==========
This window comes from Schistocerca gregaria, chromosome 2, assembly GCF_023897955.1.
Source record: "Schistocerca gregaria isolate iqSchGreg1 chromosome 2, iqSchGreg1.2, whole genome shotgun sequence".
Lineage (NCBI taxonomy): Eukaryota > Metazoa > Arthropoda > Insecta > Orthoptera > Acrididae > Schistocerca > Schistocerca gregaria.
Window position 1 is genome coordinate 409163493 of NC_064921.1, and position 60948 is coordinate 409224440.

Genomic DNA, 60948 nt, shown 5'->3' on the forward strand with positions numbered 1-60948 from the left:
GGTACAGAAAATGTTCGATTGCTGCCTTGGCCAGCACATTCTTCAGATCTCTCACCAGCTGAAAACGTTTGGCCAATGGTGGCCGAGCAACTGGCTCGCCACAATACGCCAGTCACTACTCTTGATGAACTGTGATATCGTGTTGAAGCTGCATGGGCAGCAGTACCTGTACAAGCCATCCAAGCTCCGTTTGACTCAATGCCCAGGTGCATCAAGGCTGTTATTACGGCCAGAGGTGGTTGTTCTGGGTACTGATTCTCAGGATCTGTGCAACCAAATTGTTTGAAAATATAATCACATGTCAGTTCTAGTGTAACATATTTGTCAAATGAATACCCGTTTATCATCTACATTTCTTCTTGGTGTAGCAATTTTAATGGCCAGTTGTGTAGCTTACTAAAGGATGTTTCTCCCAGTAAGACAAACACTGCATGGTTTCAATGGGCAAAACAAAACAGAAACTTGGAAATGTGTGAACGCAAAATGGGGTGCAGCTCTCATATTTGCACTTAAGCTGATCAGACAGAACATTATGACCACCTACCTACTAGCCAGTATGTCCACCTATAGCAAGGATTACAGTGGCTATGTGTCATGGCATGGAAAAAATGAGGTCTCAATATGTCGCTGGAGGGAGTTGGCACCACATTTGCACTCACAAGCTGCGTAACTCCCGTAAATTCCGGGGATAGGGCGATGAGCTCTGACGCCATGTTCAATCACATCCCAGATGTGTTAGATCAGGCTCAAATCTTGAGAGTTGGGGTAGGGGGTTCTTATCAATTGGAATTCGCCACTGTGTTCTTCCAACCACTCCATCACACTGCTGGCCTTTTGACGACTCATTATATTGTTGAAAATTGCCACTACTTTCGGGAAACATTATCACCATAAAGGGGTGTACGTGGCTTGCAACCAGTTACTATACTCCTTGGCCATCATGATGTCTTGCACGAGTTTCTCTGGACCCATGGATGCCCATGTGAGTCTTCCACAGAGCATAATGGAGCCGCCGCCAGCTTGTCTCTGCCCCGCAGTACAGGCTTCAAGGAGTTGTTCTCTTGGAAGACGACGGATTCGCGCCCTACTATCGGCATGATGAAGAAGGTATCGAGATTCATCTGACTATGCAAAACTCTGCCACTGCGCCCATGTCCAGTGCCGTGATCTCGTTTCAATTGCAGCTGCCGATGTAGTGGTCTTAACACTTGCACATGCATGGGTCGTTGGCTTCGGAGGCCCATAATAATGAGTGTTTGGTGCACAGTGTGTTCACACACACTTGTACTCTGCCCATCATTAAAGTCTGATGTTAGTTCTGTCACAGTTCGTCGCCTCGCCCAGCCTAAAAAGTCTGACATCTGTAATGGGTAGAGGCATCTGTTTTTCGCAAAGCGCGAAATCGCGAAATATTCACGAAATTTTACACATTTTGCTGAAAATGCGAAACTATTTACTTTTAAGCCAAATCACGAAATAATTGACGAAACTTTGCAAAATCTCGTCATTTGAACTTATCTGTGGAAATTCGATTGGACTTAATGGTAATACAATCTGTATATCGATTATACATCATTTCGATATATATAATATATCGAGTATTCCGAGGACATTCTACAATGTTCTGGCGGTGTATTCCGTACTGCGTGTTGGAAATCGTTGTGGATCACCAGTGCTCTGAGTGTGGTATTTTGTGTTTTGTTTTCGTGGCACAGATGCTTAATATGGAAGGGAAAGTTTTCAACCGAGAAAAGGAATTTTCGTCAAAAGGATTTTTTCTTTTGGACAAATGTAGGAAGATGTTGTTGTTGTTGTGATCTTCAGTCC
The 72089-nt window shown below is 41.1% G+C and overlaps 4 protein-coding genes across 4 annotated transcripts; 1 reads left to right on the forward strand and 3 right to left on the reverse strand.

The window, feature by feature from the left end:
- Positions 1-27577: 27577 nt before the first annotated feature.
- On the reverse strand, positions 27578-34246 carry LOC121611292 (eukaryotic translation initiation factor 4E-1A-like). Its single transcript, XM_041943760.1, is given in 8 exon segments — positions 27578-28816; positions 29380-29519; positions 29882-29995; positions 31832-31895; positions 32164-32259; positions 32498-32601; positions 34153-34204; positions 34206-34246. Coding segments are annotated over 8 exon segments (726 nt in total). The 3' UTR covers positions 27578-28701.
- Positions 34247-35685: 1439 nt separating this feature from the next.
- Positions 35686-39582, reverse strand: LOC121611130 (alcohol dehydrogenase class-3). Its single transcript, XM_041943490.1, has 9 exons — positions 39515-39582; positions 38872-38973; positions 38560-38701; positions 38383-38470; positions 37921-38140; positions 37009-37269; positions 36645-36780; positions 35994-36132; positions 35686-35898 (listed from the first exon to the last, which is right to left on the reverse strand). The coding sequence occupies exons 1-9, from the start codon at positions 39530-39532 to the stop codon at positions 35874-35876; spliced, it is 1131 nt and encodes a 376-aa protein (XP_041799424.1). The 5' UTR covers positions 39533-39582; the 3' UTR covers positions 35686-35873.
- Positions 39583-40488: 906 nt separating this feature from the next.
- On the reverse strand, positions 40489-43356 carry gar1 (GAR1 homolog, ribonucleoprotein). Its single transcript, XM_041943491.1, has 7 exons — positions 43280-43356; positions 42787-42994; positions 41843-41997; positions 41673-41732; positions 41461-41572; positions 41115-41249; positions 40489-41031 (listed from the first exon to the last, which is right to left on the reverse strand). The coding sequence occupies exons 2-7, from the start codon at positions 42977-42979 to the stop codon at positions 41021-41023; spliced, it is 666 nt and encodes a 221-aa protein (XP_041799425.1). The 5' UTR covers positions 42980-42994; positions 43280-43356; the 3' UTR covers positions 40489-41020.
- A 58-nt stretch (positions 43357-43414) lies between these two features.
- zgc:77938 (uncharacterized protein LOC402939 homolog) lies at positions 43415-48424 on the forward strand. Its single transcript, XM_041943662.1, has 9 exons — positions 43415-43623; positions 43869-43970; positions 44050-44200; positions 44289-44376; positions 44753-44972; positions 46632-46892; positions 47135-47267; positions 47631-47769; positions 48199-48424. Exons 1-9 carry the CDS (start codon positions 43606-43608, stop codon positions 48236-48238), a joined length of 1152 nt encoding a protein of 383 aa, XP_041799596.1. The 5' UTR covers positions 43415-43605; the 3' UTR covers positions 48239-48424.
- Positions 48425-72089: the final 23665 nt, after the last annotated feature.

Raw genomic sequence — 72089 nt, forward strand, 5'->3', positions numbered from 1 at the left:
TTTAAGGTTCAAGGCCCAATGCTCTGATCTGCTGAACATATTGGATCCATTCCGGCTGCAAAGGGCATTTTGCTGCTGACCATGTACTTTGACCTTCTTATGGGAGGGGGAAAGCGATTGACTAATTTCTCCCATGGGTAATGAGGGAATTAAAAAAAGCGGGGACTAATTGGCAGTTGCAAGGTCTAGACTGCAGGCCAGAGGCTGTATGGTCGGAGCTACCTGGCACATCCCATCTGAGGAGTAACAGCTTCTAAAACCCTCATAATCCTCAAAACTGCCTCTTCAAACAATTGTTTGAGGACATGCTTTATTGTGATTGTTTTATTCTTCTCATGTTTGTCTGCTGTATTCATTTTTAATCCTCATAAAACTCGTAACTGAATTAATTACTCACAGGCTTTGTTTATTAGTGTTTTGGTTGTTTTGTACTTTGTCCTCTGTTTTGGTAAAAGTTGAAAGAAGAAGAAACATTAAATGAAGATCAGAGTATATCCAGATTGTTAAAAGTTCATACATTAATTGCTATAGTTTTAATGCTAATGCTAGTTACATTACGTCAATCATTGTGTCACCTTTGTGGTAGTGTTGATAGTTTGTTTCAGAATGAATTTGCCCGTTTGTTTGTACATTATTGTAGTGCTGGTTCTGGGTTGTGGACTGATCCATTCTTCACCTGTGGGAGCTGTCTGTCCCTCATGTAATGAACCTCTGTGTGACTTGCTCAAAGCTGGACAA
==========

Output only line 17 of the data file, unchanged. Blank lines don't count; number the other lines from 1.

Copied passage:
- Positions 48425-72089: the final 23665 nt, after the last annotated feature.